You may be wondering, why is the internet so bad at getting you information you want and need?
Funny story. Months ago I went shopping for a dishwasher. I bought one. Today, about half of my web browsing is populated with ads for appliances. A digital dishwasher-stalker. I can’t get it to stop.
We’re living in the world of push marketing, as websites now routinely cookie your browsing history and then haunt you with ads and offers. It’s bad. Really bad.
But as it now exists, the brand or company with the most cash to burn is going to jam its often-irrelevant information into your increasingly overwhelmed feed.
Still, there is hope on the horizon.
Starting Jan. 1 a new law in California goes into effect requiring businesses to make changes like adding a “Do Not Sell My Info” button on their homepage.
It’s called the California Consumer Privacy Act — the CCPA — and it’s awesome.
“This is a new human right. It’s like a new civil right,” said Alastair Mactaggart, a real estate developer and privacy advocate in San Francisco whose self-funded ballot initiative started the move that got the law passed.
Mactaggart says he became focused on data privacy after a Google engineer warned him, “If people just understood how much we knew about them, they’d be really worried.” Yup.
Personal information that the law gives consumers control over includes the usual stuff including emails, Social Security number, passport and driver’s license numbers. But it goes further, to IP address, browsing history, biometrics, records of purchases, geolocation, employment, and education.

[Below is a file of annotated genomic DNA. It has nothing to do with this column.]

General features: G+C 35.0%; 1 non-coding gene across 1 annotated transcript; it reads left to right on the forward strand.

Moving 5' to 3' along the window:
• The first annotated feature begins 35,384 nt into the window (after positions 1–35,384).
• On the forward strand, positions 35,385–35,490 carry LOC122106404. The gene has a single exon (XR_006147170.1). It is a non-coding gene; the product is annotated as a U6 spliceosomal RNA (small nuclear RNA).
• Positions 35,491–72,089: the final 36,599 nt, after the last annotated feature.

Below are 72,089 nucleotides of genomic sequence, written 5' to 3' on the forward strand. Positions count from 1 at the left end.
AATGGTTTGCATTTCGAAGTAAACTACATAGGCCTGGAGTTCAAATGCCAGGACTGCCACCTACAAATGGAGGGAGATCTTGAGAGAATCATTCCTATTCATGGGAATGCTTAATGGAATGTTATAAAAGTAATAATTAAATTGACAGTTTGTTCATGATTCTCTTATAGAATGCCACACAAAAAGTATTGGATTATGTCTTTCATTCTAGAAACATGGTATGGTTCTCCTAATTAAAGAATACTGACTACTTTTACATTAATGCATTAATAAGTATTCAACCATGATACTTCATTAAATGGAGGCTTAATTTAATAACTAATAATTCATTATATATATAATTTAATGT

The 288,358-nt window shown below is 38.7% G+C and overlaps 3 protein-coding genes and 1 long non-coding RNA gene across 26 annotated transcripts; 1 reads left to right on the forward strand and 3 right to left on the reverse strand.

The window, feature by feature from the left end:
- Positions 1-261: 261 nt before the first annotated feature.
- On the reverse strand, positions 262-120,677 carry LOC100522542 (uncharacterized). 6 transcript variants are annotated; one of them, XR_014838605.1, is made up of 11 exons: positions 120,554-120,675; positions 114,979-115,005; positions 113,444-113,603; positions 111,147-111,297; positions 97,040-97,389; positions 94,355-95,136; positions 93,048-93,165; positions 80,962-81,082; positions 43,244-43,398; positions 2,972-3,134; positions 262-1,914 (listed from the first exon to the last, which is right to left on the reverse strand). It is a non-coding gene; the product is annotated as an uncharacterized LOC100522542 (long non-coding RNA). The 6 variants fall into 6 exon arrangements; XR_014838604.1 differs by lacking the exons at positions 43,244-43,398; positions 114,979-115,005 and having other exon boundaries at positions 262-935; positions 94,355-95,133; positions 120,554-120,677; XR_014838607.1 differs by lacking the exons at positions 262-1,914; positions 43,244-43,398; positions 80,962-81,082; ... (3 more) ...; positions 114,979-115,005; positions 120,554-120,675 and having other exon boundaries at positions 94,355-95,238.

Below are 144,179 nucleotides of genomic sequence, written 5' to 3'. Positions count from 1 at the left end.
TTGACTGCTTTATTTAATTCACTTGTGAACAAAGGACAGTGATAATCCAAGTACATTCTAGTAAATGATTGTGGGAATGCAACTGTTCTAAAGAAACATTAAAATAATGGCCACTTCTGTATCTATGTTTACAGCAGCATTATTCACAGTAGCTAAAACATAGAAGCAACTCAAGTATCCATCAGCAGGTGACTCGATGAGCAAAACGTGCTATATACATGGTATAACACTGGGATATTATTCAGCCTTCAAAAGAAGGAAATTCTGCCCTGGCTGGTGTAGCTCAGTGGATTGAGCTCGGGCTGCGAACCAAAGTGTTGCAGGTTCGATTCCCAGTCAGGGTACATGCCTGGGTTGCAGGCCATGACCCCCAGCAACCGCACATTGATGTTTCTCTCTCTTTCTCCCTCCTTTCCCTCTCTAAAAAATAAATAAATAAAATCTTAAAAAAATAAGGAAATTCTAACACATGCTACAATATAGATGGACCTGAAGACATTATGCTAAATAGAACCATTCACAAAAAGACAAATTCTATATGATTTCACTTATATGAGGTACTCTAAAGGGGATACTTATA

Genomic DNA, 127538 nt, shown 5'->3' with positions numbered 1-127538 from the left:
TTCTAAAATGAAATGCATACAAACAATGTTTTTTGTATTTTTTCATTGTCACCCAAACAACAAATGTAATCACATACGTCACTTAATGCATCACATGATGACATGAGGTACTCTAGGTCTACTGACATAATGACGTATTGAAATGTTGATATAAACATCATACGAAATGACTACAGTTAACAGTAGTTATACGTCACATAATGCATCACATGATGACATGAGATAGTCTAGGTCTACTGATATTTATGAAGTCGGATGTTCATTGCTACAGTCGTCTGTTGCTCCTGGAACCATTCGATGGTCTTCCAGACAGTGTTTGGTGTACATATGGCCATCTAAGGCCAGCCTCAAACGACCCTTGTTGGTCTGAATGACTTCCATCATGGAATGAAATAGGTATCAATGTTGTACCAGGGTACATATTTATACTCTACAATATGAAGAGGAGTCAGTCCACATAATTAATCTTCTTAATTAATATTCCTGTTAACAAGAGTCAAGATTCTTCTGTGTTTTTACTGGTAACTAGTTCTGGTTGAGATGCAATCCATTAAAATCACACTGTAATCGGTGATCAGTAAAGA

According to the new law, personal information is anything that “could reasonably be linked, directly or indirectly, with a particular consumer or household.”
That brings me to the Steve-Bot. Once I have control over my personal data — experts say regulations like the CCPA are likely to spread to other states — then I can TELL the internet what I want it to know.
So, for example, the Steve-Bot can say “Steve is looking to buy a dishwasher” and then all the retailers of appliances can let the Steve-Bot know about deals, discounts, and other enticements to get his business. Once I’ve got my dishwashing needs taken care of, I adjust the Steve-Bot, and it no longer shops for dishwashers.
Take a moment to think about all the information you are force-fed that is completely irrelevant. I get information about children’s after-school art programs. Maybe because I went to the Big Apple Circus last New Years? I’m currently tracked by 134 ad networks (I checked at adssettings.google.com — check yours, you may be shocked).
But imagine how much better your digital experience could be if YOU controlled your data? If you could express your preferences in music, food, travel, fashion, investments, real estate, the environment, and politics.
Uh, oh. Are we arriving at the future that my friend Eli Pariser so brilliantly foresaw in his prescient book “The Filter Bubble” back in 2009?
Well, it turns out, in a rare moment of bipartisan political lawmaking, Capital Hill has a bill to deal with that issue. The Filter Bubble Transparency Act requires companies to let users know that their platforms use algorithms to determine what information is shown and offer users the opportunity to opt out of algorithmically filtered content.
“We need common ground and a common sense of the truth now more than ever, and I’m glad this bipartisan group of Senators is taking up that important charge,” Pariser told the Hill.
So both CCPA and The Filter Bubble Transparency Act are clues about a better future, where web users can control data, and know when data is being secretly filtered to target them.
It’s an important and critical time in the evolution of the internet, and how the extraordinary power of our personal data could shape or distort our digital future.
So, please excuse me as I go to tell my Steve-BOT that I’d like to see a live jazz performance in New York this weekend, and then let it go in search of tickets and venues that might make for a nice evening out.
The data is out there. I just need to control who reaches me and how it fits my schedule, tastes, and interests.
Steve-Bot, go get me some data, please.